Creating a strong case study, white paper or website requires a good working relationship between the client and agency. Communication must be honest and open. And, as in any relationship, there are a few things that you as the client absolutely don’t want to say. Utter them at your peril.

“I’ll know it when I see it.”
All creative partners have heard many variations of this phrase. And they hate it every time. “I’ll know it when I see it” really means that you have no idea what you want … or if you do, you can’t express it. Either way, it means big trouble for your project.

The purpose of writing a creative brief at the beginning of your project is to spell out exactly what you want and need. If you’re still formulating what that is, your agency will be glad to work on the brief with you. Get it right before you start.

“I just need five more people to review this copy.”
Input from your team is useful. But adding an extra round of review tells your agency that you don’t control your project. Those five additional people probably all will have comments and feedback, and your working copy document or layout will become a mess.

Instead, tell your agency that you’re gathering more feedback … and add that you will review everything yourself, decide what is helpful and what isn’t, then provide concise instructions for any changes that must be made.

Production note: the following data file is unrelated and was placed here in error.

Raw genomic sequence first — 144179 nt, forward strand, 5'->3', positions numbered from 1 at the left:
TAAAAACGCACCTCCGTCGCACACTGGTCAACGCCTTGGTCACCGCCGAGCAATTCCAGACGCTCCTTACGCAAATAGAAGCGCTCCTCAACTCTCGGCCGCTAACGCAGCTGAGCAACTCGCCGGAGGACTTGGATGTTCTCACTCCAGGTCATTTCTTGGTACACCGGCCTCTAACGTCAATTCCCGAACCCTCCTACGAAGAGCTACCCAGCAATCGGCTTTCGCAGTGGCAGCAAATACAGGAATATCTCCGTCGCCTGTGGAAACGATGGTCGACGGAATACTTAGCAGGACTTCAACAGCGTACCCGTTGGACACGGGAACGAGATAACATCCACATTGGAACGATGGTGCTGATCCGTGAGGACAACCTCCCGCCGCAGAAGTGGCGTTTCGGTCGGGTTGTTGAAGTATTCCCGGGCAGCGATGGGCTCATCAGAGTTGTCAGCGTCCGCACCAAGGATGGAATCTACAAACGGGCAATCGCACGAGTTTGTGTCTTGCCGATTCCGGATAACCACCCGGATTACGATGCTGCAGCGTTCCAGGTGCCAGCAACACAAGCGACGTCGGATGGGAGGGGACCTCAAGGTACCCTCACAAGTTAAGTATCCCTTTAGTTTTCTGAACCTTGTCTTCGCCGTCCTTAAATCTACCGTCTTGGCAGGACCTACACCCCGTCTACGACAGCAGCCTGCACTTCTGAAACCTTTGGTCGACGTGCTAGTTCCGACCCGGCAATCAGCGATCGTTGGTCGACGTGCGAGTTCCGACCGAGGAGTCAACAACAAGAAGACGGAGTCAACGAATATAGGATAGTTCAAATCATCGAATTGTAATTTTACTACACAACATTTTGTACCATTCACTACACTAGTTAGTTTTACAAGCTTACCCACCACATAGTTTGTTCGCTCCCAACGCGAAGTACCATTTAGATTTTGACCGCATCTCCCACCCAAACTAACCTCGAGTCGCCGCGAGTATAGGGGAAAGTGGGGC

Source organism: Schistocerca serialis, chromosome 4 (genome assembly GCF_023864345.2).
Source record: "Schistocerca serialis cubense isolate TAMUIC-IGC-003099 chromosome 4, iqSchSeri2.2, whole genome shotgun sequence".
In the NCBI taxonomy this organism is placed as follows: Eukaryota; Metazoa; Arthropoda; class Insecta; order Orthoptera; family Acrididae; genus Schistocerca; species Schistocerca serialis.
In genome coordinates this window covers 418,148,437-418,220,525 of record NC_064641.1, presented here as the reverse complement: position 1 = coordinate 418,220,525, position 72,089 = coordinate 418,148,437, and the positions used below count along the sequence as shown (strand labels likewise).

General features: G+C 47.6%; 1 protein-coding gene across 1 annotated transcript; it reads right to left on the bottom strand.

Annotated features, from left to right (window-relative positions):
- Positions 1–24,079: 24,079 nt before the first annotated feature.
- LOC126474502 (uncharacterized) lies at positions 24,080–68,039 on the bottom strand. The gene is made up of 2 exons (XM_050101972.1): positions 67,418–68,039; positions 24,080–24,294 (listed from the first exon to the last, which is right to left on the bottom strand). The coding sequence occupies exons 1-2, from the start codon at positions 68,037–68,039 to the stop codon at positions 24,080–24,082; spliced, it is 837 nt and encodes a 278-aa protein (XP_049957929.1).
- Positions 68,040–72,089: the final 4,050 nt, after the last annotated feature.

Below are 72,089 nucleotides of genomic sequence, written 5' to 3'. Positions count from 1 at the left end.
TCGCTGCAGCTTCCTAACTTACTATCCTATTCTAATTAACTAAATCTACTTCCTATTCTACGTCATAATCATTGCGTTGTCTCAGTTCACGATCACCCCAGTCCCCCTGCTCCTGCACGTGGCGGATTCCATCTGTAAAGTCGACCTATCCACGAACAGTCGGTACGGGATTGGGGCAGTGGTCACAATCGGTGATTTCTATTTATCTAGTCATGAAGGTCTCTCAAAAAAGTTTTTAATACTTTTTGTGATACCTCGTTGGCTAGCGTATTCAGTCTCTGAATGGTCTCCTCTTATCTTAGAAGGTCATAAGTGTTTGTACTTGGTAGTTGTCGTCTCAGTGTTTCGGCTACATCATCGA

“We need these little copy changes in the layout.”
Your agency expects to make small changes during design, such as a word change, a corrected number, etc. But anything more at this stage—reworking an entire paragraph, or inserting a sentence into the middle of a copy block—takes much longer and costs more than doing it during the copy stage. Nail everything down before going to design, and everyone will be much happier.

Jim Leeke

Widely experienced in journalism, marketing communications and advertising, Jim has worked with top creative agencies to deliver print, Internet and interactive projects to Fortune 500 companies. His expertise ranges from technology and healthcare/pharmaceuticals to defense and veterans issues. Jim is also the author/editor of six books, writing extensively on the Civil War and baseball. In addition to his Wordsmithie role, Jim is Co-founder and Creative Director of Taillight Communications.